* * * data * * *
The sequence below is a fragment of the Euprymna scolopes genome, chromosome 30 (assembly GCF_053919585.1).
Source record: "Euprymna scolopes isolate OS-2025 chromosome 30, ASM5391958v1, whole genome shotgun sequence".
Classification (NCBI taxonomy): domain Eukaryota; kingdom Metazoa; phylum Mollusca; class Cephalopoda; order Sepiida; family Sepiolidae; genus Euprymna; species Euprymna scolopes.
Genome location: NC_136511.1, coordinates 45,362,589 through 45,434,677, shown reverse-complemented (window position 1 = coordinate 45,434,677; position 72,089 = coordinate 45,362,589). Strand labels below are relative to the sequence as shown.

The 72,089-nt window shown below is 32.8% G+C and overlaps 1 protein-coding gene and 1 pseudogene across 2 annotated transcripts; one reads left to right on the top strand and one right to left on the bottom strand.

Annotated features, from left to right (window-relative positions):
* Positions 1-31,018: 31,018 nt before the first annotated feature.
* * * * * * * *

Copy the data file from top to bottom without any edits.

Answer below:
The sequence below is a fragment of the Euprymna scolopes genome, chromosome 30 (assembly GCF_053919585.1).
Source record: "Euprymna scolopes isolate OS-2025 chromosome 30, ASM5391958v1, whole genome shotgun sequence".
Classification (NCBI taxonomy): domain Eukaryota; kingdom Metazoa; phylum Mollusca; class Cephalopoda; order Sepiida; family Sepiolidae; genus Euprymna; species Euprymna scolopes.
Genome location: NC_136511.1, coordinates 45,362,589 through 45,434,677, shown reverse-complemented (window position 1 = coordinate 45,434,677; position 72,089 = coordinate 45,362,589). Strand labels below are relative to the sequence as shown.

The 72,089-nt window shown below is 32.8% G+C and overlaps 1 protein-coding gene and 1 pseudogene across 2 annotated transcripts; one reads left to right on the top strand and one right to left on the bottom strand.

Annotated features, from left to right (window-relative positions):
* Positions 1-31,018: 31,018 nt before the first annotated feature.